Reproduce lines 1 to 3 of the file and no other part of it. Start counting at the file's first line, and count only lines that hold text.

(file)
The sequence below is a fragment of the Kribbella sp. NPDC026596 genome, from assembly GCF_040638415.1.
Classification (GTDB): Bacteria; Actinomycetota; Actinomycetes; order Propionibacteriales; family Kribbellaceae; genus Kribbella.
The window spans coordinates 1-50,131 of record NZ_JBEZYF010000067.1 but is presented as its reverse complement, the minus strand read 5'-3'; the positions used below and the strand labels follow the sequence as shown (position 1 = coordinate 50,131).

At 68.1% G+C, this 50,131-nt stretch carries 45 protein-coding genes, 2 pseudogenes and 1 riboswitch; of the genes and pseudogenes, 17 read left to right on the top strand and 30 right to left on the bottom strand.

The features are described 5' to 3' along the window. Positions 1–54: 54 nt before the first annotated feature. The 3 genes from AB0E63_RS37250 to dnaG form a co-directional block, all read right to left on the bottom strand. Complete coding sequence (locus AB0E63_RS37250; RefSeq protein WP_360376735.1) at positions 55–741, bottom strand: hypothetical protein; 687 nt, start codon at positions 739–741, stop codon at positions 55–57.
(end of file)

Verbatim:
The sequence below is a fragment of the Kribbella sp. NPDC026596 genome, from assembly GCF_040638415.1.
Classification (GTDB): Bacteria; Actinomycetota; Actinomycetes; order Propionibacteriales; family Kribbellaceae; genus Kribbella.
The window spans coordinates 1-50,131 of record NZ_JBEZYF010000067.1 but is presented as its reverse complement, the minus strand read 5'-3'; the positions used below and the strand labels follow the sequence as shown (position 1 = coordinate 50,131).